Claim: contract prices for solar and wind power increasingly comparable or lower than generation cost of newly built gas and coal power plants

In the opening a new era for solar power news item discussed in previous post, there was this rather puzzling paragraph (my emphasis):

The deployment in solar PV and wind last year was accompanied by record-low auction prices, which fell as low as 3 cents per kwh (or kilowatt hour). Low announced prices for solar and wind were recorded in a variety of places, such as India, the United Arab Emirates, Mexico and Chile. These announced contract prices for solar PV and wind power purchase agreements are increasingly comparable or lower than generation cost of newly built gas and coal power plants.

There were many more questions than answers. What are those “announced auction prices”, what do they mean by “increasingly” and why aren’t there leading countries like European countries or USA on that list?

It seems to somehow suggest that the generation cost of solar PV and wind power is now “increasingly” cheaper than that of gas or coal. It is a bit odd that an energy source like wind, that in this region still depends on subsidies to survive, would be in such a position that it increasingly rivals gas and coal power. That doesn’t make much sense…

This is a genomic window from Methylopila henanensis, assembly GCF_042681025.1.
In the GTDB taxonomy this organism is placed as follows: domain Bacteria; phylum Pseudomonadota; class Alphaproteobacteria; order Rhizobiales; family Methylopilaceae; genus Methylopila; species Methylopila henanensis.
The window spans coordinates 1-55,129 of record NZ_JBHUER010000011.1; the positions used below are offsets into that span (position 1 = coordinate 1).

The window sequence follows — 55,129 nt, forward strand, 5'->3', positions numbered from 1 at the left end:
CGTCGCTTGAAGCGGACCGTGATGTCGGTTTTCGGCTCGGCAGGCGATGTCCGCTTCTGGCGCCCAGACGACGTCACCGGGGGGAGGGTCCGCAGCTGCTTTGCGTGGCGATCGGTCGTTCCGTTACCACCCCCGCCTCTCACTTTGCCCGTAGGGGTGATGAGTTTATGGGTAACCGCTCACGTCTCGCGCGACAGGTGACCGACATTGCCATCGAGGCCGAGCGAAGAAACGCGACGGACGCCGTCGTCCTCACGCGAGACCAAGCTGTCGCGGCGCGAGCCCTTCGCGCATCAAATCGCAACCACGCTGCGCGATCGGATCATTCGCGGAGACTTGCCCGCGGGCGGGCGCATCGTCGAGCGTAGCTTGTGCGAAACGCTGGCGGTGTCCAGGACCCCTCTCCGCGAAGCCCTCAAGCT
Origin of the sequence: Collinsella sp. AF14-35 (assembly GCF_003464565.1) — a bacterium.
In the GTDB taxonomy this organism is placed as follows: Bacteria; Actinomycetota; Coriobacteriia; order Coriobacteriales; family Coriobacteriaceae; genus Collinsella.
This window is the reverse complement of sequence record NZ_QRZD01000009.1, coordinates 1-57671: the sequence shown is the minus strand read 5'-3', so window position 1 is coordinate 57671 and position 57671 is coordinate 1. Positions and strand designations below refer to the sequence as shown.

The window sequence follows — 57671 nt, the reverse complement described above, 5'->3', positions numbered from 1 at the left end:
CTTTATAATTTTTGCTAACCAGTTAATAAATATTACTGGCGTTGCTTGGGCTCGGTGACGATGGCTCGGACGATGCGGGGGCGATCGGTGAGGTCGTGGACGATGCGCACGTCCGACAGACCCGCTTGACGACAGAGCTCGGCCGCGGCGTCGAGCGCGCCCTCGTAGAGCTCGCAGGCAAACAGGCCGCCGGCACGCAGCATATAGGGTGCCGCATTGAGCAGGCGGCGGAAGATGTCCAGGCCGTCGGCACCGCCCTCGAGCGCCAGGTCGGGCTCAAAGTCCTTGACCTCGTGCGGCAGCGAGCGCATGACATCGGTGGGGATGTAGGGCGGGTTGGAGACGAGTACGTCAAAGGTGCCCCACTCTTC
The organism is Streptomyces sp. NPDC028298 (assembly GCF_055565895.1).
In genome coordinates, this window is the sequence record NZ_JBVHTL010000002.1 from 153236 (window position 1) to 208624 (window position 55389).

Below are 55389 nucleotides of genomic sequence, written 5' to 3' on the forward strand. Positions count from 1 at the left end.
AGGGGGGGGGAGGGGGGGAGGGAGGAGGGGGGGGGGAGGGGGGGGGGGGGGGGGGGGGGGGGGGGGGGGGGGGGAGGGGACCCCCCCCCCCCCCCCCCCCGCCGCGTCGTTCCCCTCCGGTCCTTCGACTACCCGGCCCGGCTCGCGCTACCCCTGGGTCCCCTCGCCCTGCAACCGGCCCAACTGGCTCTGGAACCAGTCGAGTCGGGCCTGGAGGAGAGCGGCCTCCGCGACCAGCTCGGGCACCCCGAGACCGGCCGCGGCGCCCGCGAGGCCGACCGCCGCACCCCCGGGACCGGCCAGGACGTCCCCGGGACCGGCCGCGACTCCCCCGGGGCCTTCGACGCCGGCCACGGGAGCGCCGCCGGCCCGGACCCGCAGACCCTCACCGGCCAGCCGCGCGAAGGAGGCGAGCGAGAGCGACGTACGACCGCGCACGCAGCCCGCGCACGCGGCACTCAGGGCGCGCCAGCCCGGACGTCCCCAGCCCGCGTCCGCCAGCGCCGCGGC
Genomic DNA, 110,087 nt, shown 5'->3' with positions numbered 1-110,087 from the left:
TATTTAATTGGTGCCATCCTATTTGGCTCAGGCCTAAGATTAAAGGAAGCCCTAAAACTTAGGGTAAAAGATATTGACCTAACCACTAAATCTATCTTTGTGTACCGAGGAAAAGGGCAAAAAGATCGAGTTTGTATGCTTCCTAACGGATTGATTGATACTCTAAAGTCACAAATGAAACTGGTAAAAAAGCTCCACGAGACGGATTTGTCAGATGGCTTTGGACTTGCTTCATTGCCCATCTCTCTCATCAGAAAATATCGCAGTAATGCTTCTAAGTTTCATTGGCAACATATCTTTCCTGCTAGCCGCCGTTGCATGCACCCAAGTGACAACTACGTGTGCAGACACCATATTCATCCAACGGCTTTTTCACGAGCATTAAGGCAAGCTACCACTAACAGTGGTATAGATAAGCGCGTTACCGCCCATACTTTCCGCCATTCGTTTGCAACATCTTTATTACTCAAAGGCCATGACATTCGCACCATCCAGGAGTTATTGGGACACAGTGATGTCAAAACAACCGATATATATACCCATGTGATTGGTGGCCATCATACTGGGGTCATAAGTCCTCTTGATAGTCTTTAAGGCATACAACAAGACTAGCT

Also in practice, the cost of wind and solar PV is much higher than conventional sources, at least in the European region. This shows in the energy prices in countries that have the highest share of wind and solar PV. The highest energy prices are found in Denmark and Germany. Which are, coincidently or not, the leaders in renewables in Europe.

I have seen many graphs depicting the relationship between energy prices and installed capacity of wind & solar. I will try to recreate this here with recent figures of installed capacity of wind and solar in the BP Statistical Review Renewable energy 2017 (data from 2016). The other data comes from: 2016 energy prices in Europe (which could be found at the page Electricity price statistics of the Eurostat site) and European census data also from Eurostat. I only used those countries in the Europe/eurasia section from which all the data was available.

Finally, I get this:

It is clear that both Germany and Denmark have by far the highest energy prices. It also seems there is some relationship between energy prices and installed capacity of solar PV & wind, but not in the direction that that is suggested by the IEA.

There is also the odd placement of Belgium in that graph. It is rather high, meaning it has high energy prices compared to it its installed capacity of wind & solar. This higher energy price could be easily explained though. In 2011, our previous government has some difficulties explaining the energy transition to its citizens since it became obvious that prices were rising because of it. Therefor it was decreed that energy prices should not be raised until after the elections in 2014. Which kept the prices (artificially) low for several years.